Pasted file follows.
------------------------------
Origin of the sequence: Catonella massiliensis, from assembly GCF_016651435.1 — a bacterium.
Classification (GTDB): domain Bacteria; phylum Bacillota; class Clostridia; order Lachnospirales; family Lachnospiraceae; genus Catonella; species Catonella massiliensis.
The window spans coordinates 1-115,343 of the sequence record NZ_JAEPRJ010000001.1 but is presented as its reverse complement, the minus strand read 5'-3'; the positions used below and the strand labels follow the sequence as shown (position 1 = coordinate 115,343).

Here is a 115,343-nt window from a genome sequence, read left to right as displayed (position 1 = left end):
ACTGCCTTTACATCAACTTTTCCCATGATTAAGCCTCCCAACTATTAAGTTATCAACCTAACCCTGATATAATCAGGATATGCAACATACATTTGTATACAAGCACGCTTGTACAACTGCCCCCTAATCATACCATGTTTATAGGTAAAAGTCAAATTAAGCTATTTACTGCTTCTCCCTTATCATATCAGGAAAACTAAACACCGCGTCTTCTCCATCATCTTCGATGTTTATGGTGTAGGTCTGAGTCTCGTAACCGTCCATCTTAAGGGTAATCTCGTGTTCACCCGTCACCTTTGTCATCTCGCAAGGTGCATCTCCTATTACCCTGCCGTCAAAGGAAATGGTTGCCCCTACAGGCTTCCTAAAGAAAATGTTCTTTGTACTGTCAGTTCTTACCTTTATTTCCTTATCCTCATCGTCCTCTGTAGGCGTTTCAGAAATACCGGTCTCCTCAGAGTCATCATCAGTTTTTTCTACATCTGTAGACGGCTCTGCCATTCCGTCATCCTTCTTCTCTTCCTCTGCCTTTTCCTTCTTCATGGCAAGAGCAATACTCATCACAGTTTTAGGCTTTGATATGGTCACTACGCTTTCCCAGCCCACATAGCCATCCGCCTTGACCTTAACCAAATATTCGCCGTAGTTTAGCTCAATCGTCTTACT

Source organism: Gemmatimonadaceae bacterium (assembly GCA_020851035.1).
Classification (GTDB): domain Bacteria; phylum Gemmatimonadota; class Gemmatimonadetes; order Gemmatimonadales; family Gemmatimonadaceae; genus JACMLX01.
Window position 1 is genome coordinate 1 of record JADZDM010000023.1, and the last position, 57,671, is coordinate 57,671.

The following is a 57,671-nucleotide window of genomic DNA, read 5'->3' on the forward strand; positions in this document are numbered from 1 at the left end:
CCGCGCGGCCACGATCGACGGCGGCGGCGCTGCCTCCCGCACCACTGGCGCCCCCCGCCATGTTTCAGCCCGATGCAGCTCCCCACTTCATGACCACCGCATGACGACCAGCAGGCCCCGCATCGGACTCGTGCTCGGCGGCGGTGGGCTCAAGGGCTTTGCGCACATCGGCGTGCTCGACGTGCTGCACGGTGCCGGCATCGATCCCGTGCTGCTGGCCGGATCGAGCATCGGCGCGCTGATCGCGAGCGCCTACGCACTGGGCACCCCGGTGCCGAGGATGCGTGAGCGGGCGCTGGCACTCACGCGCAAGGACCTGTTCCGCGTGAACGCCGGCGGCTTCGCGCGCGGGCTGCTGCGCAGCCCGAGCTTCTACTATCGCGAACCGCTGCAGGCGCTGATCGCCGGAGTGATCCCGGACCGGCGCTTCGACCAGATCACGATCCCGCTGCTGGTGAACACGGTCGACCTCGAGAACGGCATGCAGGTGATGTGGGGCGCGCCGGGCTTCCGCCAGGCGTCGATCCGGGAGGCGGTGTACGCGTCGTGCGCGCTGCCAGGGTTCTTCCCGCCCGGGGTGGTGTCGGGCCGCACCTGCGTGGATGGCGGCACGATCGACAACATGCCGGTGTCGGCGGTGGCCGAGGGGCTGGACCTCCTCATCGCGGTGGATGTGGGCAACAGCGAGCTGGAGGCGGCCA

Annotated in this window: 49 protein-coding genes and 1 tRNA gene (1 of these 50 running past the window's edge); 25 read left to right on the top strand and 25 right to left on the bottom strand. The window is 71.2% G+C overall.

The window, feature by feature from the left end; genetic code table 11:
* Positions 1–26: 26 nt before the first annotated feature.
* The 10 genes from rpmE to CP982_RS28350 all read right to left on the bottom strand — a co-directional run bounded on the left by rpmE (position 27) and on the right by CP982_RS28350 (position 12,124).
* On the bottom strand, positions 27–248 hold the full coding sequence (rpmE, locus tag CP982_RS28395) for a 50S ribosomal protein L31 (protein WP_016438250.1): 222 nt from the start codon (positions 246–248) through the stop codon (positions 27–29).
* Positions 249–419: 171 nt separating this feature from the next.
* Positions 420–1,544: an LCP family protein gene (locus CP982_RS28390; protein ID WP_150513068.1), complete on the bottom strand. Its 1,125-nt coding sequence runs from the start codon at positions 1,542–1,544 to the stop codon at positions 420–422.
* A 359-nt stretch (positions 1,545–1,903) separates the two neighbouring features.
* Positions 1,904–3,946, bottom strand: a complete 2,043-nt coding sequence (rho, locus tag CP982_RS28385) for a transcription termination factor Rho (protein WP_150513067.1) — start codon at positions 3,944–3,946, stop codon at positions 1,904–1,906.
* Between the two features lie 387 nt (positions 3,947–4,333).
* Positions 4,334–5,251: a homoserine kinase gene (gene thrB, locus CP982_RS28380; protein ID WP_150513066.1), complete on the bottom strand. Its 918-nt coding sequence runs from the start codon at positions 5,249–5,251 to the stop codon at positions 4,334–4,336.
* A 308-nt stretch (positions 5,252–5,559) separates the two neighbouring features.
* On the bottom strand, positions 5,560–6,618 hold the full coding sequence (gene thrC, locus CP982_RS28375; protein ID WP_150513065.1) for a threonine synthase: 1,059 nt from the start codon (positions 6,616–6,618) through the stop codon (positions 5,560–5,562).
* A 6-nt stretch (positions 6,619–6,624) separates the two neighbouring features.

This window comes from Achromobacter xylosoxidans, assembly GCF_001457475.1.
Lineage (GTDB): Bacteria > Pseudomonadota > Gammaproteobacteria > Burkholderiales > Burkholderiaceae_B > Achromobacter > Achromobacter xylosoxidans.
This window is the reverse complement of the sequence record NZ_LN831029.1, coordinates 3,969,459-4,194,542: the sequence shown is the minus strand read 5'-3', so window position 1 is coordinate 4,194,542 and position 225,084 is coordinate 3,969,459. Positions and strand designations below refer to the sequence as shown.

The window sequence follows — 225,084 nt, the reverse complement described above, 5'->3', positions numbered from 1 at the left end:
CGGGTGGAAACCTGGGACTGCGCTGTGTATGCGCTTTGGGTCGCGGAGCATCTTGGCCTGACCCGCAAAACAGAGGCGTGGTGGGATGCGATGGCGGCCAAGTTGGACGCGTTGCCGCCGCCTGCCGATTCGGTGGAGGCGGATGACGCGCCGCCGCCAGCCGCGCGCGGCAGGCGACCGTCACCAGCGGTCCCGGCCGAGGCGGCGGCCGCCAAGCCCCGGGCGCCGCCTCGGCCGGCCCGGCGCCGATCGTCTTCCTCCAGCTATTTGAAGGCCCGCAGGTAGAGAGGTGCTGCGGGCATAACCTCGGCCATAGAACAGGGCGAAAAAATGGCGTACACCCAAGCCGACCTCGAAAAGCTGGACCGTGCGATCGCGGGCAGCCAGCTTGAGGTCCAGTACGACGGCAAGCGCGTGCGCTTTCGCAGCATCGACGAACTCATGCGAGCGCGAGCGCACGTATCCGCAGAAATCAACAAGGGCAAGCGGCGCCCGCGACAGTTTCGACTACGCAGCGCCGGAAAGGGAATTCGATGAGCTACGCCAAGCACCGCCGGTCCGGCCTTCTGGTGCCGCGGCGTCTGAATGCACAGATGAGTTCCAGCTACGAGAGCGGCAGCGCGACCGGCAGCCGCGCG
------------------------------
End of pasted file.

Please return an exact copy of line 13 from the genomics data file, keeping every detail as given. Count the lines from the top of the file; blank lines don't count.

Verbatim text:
* Positions 1–26: 26 nt before the first annotated feature.